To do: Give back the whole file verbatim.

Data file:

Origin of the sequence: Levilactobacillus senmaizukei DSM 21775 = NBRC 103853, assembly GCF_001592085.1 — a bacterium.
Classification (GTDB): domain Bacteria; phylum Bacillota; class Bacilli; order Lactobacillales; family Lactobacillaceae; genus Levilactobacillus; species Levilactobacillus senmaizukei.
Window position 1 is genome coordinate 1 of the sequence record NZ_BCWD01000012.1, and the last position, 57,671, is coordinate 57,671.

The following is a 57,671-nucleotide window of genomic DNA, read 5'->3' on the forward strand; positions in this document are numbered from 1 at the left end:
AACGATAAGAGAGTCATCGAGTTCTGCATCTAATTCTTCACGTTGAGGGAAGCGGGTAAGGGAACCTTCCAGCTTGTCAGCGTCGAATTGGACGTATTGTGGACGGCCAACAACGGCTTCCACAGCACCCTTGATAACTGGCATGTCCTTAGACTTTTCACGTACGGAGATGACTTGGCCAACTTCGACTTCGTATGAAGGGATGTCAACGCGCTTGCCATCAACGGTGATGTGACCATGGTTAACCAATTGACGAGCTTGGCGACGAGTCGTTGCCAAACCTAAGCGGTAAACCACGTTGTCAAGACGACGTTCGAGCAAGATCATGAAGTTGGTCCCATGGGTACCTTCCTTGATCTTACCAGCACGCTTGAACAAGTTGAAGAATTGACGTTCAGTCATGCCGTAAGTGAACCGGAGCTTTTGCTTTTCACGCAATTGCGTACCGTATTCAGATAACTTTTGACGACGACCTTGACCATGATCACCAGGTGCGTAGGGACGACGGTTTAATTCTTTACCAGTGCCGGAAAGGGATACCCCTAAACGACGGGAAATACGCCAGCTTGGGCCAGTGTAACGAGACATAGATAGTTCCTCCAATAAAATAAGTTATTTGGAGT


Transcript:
Origin of the sequence: Levilactobacillus senmaizukei DSM 21775 = NBRC 103853, assembly GCF_001592085.1 — a bacterium.
Classification (GTDB): domain Bacteria; phylum Bacillota; class Bacilli; order Lactobacillales; family Lactobacillaceae; genus Levilactobacillus; species Levilactobacillus senmaizukei.
Window position 1 is genome coordinate 1 of the sequence record NZ_BCWD01000012.1, and the last position, 57,671, is coordinate 57,671.

The following is a 57,671-nucleotide window of genomic DNA, read 5'->3' on the forward strand; positions in this document are numbered from 1 at the left end:
AACGATAAGAGAGTCATCGAGTTCTGCATCTAATTCTTCACGTTGAGGGAAGCGGGTAAGGGAACCTTCCAGCTTGTCAGCGTCGAATTGGACGTATTGTGGACGGCCAACAACGGCTTCCACAGCACCCTTGATAACTGGCATGTCCTTAGACTTTTCACGTACGGAGATGACTTGGCCAACTTCGACTTCGTATGAAGGGATGTCAACGCGCTTGCCATCAACGGTGATGTGACCATGGTTAACCAATTGACGAGCTTGGCGACGAGTCGTTGCCAAACCTAAGCGGTAAACCACGTTGTCAAGACGACGTTCGAGCAAGATCATGAAGTTGGTCCCATGGGTACCTTCCTTGATCTTACCAGCACGCTTGAACAAGTTGAAGAATTGACGTTCAGTCATGCCGTAAGTGAACCGGAGCTTTTGCTTTTCACGCAATTGCGTACCGTATTCAGATAACTTTTGACGACGACCTTGACCATGATCACCAGGTGCGTAGGGACGACGGTTTAATTCTTTACCAGTGCCGGAAAGGGATACCCCTAAACGACGGGAAATACGCCAGCTTGGGCCAGTGTAACGAGACATAGATAGTTCCTCCAATAAAATAAGTTATTTGGAGT